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Characteristics and quality

When it comes to olive oil, we should not confuse quality with variety. For instance, two varieties of olive trees can produce olive oils that share the same quality but exhibit completely distinct characteristics with respect to colour, aroma and flavour.

The most important thing is to know how to choose olive oil. Finding out which flavour we like best and which one is most appropriate to each situation.

The region where the olive is produced, as well as its maturity and variety, the olive oil extraction process, the conservation method and the state of health and hygiene of olives are essential characteristics in defining the quality of the olive oil that is produced.

In addition, olive oil quality can be verified through chemical and organoleptic (taste) analysis.

Chemical analysis tests acidity (amount of free fatty acids expressed as a percentage of oleic acid), the peroxide index (checks the initial oxidation of olive oil and its deterioration) and ultraviolet absorbency (detects abnormal aspects of olive oil).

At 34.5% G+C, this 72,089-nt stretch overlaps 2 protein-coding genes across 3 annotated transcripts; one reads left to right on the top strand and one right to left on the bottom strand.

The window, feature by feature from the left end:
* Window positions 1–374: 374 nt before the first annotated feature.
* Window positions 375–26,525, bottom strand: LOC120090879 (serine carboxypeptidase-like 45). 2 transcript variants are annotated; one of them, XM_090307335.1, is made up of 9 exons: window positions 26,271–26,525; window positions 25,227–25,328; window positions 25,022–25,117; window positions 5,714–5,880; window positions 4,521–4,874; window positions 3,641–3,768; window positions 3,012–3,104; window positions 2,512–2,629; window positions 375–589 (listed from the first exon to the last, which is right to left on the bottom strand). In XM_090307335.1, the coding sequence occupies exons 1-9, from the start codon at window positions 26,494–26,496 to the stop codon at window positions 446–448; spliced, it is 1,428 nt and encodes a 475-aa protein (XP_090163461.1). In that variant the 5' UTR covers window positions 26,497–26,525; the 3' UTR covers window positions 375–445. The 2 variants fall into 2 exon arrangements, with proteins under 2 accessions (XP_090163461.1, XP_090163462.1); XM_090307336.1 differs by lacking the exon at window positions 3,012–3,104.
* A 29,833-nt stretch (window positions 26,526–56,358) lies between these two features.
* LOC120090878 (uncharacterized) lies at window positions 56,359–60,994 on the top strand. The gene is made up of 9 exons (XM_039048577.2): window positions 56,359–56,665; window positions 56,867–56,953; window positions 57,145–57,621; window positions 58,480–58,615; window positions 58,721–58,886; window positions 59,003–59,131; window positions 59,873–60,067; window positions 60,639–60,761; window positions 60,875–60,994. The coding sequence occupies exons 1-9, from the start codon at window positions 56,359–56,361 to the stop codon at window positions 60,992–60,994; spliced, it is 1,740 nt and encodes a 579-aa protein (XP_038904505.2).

Organoleptic analysis is conducted by a group of specialized tasters that use their senses to detect the olive oil’s characteristics, which are conveyed by their smell and flavour.

Various factors influence the chemical and organoleptic characteristics of an olive oil: soil type, olive tree variety, the climate where the olives are born and grow, along with cultivation techniques.

Degree of acidity

The acidity of olive oil is related to the percentage of free fatty acids present in its composition, as well as the olive’s variety and state of maturity when harvested.

Although the degree of acidity of olive oil is an important factor in classification as virgin olive oil or extra virgin olive oil, it is not indicative of quality or flavour.

Olive oil’s flavour and aroma results from the balance between different compounds (approximately 70), maturity of the olives at the time of production, microclimate, soil characteristics and olive variety.

Good olive oils generally have low acidity levels, and a better, more meticulous olive harvest and transformation process tends to result in lower levels of acidity.

Depending on its degree of acidity and flavour characteristics, olive oil can be classified as:

Extra virgin olive oil

With an intense flavour and the smell of a healthy olive, its acidity is less than or equal to 0.8%.

Virgin olive oil

Of good quality, with the flavour and smell of a healthy olive, its acidity is equal to or less than 2%.